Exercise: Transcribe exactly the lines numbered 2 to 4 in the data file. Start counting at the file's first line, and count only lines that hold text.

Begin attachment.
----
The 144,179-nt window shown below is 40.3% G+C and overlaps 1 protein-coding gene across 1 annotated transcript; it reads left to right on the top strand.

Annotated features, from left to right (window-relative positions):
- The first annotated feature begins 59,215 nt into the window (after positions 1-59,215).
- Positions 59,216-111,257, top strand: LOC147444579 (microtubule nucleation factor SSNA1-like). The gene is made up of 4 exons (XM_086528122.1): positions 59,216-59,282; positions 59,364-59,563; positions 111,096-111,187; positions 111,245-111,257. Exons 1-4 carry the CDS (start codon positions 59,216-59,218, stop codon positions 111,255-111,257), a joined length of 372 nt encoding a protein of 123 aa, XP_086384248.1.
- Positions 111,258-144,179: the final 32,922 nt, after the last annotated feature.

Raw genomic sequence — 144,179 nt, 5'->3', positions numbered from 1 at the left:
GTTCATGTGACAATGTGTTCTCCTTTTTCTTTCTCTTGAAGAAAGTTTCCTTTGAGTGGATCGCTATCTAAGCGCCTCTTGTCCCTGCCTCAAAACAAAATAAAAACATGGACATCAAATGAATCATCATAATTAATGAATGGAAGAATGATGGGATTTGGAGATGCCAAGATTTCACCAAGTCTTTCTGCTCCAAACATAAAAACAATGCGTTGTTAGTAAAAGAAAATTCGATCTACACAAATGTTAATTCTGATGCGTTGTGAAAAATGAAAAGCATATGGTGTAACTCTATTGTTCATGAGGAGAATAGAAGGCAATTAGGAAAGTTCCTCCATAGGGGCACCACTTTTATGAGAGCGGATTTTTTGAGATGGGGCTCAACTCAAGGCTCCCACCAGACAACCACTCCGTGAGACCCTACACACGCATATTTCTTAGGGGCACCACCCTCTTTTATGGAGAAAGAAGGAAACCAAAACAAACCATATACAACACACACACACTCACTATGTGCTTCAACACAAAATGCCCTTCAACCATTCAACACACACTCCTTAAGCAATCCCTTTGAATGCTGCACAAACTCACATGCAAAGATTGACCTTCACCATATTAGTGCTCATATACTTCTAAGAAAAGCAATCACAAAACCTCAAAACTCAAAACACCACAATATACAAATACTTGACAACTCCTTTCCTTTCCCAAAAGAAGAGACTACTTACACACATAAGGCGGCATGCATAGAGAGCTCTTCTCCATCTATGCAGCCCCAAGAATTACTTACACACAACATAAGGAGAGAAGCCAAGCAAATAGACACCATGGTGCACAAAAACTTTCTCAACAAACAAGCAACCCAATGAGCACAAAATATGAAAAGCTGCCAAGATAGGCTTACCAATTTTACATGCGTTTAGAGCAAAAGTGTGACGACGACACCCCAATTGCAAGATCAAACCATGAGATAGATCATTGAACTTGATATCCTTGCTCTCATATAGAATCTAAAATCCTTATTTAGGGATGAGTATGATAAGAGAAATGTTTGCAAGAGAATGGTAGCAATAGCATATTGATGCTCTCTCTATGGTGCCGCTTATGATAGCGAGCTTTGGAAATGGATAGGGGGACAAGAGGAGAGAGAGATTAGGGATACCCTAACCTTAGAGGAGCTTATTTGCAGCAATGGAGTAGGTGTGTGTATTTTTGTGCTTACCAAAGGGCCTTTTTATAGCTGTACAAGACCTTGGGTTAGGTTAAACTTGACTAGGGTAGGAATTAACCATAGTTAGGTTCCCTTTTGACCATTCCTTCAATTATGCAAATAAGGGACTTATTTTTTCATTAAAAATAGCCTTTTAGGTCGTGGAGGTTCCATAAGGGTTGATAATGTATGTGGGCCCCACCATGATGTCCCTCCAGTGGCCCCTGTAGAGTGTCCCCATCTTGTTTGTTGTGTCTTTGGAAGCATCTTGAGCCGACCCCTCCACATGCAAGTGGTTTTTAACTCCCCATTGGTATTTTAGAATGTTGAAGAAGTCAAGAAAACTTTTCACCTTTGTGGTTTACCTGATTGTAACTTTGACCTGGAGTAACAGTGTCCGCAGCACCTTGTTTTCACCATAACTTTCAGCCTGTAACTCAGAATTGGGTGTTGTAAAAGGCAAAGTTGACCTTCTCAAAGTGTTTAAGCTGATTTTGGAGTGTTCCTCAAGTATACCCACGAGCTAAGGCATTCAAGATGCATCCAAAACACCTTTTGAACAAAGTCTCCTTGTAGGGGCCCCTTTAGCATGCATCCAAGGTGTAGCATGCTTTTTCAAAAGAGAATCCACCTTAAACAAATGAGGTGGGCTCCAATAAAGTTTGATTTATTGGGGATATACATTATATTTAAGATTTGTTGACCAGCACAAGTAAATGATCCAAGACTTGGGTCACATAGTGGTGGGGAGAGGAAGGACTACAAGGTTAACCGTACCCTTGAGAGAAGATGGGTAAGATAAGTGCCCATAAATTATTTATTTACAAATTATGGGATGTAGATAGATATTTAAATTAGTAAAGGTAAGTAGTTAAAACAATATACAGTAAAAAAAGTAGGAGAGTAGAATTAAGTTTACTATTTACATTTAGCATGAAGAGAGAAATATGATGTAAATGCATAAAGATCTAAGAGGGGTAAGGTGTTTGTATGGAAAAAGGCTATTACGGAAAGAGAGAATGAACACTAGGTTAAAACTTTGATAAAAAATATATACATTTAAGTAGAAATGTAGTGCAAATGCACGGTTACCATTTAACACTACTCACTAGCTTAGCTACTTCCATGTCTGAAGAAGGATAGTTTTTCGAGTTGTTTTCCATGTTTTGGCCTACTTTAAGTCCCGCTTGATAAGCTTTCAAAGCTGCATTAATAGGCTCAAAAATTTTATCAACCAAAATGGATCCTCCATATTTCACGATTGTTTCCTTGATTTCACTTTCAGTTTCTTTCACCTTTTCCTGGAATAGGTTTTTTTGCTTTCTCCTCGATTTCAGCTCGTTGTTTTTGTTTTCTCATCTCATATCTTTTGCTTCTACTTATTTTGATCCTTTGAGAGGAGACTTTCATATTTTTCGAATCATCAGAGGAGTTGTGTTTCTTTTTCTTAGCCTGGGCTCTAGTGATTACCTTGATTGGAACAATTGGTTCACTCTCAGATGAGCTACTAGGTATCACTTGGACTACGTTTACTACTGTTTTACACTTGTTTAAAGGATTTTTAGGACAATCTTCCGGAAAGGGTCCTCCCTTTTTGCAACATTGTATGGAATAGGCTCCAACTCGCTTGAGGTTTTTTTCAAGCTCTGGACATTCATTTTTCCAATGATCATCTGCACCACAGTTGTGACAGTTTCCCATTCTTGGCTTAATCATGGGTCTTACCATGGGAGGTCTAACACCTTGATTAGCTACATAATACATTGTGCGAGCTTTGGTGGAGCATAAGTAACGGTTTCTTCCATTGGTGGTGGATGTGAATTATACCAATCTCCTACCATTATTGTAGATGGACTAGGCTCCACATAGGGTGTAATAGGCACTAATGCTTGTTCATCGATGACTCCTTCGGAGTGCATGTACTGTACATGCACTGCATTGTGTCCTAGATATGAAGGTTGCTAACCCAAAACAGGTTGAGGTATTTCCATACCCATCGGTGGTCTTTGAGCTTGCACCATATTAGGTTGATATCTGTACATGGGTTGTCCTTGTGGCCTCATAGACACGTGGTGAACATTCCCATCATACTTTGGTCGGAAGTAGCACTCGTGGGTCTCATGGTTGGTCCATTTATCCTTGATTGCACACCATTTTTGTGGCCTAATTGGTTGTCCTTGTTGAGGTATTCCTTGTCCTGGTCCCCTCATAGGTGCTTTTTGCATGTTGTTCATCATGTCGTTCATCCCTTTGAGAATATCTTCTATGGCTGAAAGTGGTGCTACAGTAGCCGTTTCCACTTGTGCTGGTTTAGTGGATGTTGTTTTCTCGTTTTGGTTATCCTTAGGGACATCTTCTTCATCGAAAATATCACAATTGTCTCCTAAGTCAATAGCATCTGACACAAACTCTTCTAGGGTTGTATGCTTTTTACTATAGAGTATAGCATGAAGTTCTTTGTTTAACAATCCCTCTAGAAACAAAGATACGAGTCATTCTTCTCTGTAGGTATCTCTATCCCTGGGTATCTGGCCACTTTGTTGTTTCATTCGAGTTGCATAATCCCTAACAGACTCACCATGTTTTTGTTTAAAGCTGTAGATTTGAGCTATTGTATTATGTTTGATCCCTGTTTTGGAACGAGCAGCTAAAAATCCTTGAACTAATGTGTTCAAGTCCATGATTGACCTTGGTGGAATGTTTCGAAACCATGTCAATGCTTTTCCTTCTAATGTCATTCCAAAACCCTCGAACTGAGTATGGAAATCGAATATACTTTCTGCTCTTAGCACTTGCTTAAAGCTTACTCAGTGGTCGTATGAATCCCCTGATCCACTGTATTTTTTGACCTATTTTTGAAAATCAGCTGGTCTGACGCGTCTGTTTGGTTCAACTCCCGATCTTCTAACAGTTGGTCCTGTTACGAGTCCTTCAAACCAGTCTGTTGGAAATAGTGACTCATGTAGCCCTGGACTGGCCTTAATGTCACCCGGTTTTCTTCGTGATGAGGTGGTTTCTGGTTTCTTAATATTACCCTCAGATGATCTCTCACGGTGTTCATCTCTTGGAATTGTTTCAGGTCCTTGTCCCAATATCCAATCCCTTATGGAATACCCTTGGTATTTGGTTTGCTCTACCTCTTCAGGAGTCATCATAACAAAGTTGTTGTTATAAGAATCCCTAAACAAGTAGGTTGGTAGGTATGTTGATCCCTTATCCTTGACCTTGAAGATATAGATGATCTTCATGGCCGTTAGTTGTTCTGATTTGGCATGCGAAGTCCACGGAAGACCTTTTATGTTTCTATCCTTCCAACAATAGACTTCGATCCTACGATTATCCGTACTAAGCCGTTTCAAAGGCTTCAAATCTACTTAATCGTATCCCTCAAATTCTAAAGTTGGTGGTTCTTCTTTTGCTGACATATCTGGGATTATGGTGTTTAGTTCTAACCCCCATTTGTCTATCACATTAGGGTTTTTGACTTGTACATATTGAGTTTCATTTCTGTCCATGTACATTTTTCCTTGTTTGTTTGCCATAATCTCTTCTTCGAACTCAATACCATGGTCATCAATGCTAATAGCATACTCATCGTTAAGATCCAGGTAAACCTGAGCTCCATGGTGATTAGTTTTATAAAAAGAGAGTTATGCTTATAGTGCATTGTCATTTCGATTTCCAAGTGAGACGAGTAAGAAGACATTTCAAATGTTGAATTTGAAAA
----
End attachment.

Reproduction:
Annotated features, from left to right (window-relative positions):
- The first annotated feature begins 59,215 nt into the window (after positions 1-59,215).
- Positions 59,216-111,257, top strand: LOC147444579 (microtubule nucleation factor SSNA1-like). The gene is made up of 4 exons (XM_086528122.1): positions 59,216-59,282; positions 59,364-59,563; positions 111,096-111,187; positions 111,245-111,257. Exons 1-4 carry the CDS (start codon positions 59,216-59,218, stop codon positions 111,255-111,257), a joined length of 372 nt encoding a protein of 123 aa, XP_086384248.1.